>>a different faculty of knowing than is available to us, that of
>>direct insight, a spiritual-intellectual faculty (of buddhi-manas, as
>>contrasted with prana-linga-sharira).
>And please tell me, having *not experienced clairvoyance* how you speak
>with such certainty about this. Upon what basis do you say that it is an
>"entirely different faculty". Did a *book* say so?
Perhaps we have a difference in terminology here. Direct insight or knowing
something is certainly different than sense perception, of whatever plane.
This does not need an "authoritative book." I would reject the notion that
consciousness is merely sense perception on higher planes as an exoteric
blind. You seem to be taking the line of argument I've most often seen in the
Adyar T.S., where someone uses their paranormal experiences as an authority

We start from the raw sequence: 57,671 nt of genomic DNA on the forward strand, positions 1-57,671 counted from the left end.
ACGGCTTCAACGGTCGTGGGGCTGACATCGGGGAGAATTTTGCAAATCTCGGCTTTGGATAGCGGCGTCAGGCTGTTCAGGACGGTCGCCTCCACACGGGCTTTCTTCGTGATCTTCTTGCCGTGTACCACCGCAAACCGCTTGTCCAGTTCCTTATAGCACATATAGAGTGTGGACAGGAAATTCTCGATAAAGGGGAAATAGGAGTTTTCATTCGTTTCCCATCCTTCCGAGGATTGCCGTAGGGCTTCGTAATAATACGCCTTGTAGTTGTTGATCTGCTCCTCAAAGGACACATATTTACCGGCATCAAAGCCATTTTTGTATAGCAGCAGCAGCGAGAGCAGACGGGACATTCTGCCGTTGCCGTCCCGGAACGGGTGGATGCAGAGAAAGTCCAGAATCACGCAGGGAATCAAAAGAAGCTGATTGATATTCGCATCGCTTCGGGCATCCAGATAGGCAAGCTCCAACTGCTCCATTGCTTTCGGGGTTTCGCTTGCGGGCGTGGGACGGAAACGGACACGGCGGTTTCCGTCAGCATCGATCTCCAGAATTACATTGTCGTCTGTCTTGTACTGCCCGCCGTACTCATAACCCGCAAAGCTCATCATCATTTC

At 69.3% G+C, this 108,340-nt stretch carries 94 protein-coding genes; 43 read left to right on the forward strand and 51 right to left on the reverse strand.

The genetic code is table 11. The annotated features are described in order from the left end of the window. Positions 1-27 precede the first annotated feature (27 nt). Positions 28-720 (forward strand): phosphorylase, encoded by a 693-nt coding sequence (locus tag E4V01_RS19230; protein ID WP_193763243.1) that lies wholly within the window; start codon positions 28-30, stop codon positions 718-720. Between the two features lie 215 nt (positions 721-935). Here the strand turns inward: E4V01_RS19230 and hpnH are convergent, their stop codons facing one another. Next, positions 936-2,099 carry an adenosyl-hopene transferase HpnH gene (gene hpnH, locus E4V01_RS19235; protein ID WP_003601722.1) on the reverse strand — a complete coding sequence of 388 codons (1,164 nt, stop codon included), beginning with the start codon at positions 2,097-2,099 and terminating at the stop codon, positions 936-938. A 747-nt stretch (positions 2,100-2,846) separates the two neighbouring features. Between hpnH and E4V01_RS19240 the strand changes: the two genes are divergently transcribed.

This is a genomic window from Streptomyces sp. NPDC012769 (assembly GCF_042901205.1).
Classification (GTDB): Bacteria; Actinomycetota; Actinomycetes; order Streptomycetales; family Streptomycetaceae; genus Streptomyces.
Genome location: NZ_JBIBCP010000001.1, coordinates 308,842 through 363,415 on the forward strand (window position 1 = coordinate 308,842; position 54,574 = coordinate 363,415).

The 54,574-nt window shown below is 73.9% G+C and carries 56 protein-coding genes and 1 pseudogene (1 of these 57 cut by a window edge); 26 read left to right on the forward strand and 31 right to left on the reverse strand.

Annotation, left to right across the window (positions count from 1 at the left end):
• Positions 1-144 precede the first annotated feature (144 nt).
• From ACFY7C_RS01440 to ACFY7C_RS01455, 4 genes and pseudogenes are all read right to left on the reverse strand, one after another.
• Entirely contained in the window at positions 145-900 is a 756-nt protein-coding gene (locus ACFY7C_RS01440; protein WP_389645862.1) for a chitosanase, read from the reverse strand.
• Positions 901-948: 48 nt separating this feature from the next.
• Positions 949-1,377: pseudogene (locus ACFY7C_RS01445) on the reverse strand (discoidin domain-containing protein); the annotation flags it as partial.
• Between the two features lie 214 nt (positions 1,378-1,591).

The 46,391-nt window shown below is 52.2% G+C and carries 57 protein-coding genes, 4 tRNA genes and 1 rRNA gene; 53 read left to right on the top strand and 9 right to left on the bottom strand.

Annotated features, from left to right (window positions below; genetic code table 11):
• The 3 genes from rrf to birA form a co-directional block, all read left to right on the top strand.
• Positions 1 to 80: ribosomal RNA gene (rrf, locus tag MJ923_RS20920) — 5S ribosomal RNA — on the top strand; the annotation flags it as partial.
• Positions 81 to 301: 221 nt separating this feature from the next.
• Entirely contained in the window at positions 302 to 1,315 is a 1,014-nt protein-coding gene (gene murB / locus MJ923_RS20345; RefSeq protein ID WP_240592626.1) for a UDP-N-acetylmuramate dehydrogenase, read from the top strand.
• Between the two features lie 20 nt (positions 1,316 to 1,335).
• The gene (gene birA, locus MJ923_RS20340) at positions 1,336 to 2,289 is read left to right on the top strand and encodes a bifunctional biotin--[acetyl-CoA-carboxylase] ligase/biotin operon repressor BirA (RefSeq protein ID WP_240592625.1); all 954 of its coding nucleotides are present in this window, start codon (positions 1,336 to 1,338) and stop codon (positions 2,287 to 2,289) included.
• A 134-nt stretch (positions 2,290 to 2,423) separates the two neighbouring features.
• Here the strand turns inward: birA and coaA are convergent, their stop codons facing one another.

for what they say. I'd say that reason, logic, and philosophy are the proper
grounds for considering how things work. Your experiences might count as
some "raw data" for consideration by others, and we should consider it; your
ideas and conclusions about what it mean, though, are open to interpretation.
>I have met and spoken with
>a number of people who possessed abilities to varying degrees. With some, it
>did seem to be quite partial. With others, I have seen "clairvoyance" so
>thoroughly integrated into a faculty that you might call "buddhi-manas" that
>their clairvoyance was simply remarkable ... they were seeing, simultaneously,
>effect *and* cause when they looked at a person's auric field.
Certainly the aura would reflect what goes on in someone's consciousness.